Hello, hello! Welcome to the Monday Link Up at Plum and June. Please share your link below and remember:
1. Link up any recent sewing/quilting post.
2. In your post or on your blog, please include either a text link or a button letting people know about this link up.
3. Visit at least the two bloggers who link up before you and everyone who visits you from this post.
If you’re looking for some fun blocks to add to your sewing list, I’d love it you would join me in the Road Trip Quilt Along, going on right now! If you’d like to see the plan, you can find it here. You can see what’s already happening by checking out the tutorials for Virginia Reel and Maryland Beauty. I’d love it if you wanted to make a couple of these lovelies and share in the Road Trip Quilt Along Flickr group.
Today, I wanted to show you the method I use for basting. There are many ways to get this done of course: spray basting, bent safety pins, needle and thread. But I prefer to baste with straight pins. In fact, I’ve always basted with straight pins. When I made my first quilt, that was all I had, but then I just never got around to buying the bent safety pins that are preferred by many.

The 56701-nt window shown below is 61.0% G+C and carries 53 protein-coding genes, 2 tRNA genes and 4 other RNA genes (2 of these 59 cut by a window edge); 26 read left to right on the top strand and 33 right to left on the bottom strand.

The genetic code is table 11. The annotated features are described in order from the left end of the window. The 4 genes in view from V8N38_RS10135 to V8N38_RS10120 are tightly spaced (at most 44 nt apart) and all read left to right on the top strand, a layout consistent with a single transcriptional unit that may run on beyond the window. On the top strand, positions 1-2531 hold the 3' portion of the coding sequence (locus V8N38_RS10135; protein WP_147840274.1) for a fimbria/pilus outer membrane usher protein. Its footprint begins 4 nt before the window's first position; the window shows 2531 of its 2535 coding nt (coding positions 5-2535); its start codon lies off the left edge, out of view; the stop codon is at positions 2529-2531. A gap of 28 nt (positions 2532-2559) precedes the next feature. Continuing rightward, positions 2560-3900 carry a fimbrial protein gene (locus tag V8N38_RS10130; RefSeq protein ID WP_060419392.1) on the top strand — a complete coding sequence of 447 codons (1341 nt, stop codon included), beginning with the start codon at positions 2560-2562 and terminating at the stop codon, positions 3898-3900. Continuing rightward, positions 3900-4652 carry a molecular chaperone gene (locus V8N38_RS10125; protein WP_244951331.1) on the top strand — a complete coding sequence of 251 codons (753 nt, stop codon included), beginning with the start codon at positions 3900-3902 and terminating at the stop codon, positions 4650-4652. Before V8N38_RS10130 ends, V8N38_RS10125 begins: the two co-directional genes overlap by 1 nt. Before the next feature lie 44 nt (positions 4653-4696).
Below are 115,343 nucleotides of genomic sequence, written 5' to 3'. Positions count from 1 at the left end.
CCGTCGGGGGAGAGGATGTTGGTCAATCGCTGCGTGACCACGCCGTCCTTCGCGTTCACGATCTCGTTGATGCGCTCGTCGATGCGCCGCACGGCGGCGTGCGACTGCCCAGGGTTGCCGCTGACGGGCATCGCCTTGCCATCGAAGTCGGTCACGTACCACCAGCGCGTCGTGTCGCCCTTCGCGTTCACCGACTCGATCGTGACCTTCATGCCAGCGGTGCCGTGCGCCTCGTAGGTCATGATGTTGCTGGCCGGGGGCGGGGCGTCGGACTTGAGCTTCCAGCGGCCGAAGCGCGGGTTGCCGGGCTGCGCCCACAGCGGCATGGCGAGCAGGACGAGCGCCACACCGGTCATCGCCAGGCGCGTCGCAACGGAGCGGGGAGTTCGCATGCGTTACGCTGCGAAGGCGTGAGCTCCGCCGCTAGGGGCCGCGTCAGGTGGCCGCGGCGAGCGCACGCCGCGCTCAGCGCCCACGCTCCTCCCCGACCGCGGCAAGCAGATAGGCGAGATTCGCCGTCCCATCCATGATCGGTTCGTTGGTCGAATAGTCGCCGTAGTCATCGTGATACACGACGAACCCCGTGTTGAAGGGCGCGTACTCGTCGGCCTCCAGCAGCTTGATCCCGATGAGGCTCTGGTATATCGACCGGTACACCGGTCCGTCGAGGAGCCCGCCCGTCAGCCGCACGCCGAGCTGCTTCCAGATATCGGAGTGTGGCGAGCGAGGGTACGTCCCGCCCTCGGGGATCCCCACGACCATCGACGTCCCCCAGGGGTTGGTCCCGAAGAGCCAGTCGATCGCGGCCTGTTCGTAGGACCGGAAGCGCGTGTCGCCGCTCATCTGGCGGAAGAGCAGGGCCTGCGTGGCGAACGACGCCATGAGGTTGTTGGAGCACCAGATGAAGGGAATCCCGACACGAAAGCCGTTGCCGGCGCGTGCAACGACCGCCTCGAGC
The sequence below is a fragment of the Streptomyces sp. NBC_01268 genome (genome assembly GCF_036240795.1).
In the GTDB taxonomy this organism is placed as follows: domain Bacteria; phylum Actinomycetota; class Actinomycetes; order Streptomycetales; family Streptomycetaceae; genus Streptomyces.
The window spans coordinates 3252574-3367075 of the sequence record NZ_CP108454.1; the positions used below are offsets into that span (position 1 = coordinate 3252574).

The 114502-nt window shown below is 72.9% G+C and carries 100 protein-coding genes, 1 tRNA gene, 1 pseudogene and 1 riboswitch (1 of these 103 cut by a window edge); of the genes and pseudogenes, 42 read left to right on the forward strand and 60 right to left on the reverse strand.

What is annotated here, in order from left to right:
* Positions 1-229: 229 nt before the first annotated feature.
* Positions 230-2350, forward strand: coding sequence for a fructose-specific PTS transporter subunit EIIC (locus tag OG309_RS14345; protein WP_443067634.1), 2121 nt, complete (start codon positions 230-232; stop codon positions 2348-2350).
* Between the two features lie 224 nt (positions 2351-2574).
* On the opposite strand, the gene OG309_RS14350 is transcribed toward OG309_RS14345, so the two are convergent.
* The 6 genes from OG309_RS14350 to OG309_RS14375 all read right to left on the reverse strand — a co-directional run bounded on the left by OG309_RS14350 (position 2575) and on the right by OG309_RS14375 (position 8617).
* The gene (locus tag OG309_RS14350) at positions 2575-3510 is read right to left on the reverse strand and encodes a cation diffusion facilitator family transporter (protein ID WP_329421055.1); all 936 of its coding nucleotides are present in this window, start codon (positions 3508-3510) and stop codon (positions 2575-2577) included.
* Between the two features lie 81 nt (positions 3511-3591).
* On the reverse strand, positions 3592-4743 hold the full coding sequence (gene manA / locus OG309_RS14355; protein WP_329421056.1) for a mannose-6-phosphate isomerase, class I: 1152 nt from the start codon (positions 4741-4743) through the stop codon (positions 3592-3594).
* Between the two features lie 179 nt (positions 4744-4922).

Problem 1: the pins can fall out and then the quilt sandwich is not secure.
Problem 2: Maneuvering the quilt through the machine means you will get jabbed once or twice. Ouch!
I took a Leah Day class on Craftsy and was thrilled to learn that she prefers straight pins, too. But Leah has it all figured out. She secured the pointy pin tips with a product called a pinmoor. Brilliant! Solves both of the problem. But, now a new problem: pinmoors are expensive!! Almost $20 for a pack of 50.
However, I bought this 12×18 inch sheet of 5mm craft foam for $1.27.
With a straight edge, a utility knife and a little bit of time, I had 192 anchors to use with my straight pins to baste a quilt. The craft foam is not as thick as the pinmoor, but I found it worked just fine. I wouldn’t go thinner than 5mm, but if you could find thicker craft foam, that would be great, too.
I cut the craft foam into 1.5 inch strips.
Then I sliced each strip into a 3/4 inch rectangle. If you want to be precise, you could mark the foam before cutting, but I just aligned my ruler with the edge and dove in.
Now, use straight pins to baste and cap each pin tip with a piece of craft foam. They are quick to put in, stay put, come out easily, and don’t make your fingers hurt with opening and closing all those safety pins.
Hope this helps with the next quilt you have to baste.
Now, link up below with what you’ve been up to this week! Don’t forget to visit a couple other links and maybe make a new sewing friend.